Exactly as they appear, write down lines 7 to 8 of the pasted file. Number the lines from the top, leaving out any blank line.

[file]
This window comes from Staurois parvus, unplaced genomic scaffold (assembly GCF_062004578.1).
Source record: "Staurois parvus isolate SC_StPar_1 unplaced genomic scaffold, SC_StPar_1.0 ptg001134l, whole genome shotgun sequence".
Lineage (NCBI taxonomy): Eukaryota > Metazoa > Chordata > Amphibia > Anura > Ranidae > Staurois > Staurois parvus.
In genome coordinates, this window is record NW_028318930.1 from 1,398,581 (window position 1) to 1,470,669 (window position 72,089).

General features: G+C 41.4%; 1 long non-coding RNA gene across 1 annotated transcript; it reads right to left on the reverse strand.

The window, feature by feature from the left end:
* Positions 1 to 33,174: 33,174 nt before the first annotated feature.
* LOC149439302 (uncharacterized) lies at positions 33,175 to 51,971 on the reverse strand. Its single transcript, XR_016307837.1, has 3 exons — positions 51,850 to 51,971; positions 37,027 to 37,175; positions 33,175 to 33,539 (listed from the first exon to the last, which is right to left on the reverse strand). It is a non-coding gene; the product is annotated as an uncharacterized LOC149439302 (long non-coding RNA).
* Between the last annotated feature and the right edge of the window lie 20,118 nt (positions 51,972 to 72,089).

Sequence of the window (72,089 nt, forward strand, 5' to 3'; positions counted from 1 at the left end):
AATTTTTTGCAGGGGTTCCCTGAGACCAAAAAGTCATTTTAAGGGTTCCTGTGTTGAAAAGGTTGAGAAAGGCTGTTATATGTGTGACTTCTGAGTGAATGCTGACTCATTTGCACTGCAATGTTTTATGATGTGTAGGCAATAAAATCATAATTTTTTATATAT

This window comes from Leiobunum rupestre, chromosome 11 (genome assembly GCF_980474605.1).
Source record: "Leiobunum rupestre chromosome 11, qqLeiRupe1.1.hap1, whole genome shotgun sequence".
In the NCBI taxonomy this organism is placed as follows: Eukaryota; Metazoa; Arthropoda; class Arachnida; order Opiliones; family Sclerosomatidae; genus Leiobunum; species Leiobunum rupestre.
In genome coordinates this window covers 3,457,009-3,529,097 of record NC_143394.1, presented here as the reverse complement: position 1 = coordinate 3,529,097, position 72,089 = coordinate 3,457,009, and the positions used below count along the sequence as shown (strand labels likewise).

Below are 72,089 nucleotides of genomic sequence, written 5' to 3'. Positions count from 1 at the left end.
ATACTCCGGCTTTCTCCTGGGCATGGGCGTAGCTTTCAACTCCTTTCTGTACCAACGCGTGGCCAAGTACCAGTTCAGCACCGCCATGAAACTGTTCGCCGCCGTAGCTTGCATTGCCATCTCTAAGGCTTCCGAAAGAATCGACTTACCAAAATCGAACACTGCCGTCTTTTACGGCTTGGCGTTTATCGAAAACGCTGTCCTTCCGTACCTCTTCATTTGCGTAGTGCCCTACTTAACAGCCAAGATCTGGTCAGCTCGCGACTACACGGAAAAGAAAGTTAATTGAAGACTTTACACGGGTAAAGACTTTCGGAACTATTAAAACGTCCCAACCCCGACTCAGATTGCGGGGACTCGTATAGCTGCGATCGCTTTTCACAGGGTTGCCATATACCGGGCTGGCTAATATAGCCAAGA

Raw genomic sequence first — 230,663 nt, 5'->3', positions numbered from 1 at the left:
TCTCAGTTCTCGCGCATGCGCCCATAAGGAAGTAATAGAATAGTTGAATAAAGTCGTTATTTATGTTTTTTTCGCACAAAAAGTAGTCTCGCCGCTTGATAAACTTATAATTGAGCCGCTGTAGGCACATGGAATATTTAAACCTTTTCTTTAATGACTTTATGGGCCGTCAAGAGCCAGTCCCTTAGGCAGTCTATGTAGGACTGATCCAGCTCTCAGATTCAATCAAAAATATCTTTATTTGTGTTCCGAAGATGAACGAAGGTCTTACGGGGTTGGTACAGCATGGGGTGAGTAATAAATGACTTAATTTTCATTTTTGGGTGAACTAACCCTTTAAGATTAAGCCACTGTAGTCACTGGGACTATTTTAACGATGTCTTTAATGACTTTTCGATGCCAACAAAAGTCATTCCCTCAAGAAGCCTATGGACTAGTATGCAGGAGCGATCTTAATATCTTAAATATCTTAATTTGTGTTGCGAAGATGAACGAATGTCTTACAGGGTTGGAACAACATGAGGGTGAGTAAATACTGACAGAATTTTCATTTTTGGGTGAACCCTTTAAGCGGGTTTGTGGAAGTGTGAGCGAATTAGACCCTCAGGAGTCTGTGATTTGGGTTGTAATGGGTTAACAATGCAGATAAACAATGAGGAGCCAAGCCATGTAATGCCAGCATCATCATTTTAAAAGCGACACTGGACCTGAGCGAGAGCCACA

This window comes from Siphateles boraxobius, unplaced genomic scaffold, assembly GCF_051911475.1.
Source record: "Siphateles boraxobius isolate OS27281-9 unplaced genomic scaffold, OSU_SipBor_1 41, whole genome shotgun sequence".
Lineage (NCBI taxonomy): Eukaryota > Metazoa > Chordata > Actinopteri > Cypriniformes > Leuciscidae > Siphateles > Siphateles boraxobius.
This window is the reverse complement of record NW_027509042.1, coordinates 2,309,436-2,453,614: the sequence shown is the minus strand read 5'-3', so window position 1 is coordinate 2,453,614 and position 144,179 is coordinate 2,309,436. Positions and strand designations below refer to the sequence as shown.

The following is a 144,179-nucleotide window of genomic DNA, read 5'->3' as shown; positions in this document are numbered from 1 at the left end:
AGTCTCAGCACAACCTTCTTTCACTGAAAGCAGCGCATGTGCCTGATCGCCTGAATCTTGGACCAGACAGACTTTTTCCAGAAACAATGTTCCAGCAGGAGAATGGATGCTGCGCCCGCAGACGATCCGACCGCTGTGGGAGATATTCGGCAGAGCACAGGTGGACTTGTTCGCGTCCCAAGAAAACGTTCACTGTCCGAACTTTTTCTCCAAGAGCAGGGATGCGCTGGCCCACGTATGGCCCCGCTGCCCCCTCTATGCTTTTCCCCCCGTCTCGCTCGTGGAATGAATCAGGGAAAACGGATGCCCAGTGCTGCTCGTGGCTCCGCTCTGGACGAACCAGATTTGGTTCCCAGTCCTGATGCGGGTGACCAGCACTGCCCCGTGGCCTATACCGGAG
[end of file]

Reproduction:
* Positions 1 to 33,174: 33,174 nt before the first annotated feature.
* LOC149439302 (uncharacterized) lies at positions 33,175 to 51,971 on the reverse strand. Its single transcript, XR_016307837.1, has 3 exons — positions 51,850 to 51,971; positions 37,027 to 37,175; positions 33,175 to 33,539 (listed from the first exon to the last, which is right to left on the reverse strand). It is a non-coding gene; the product is annotated as an uncharacterized LOC149439302 (long non-coding RNA).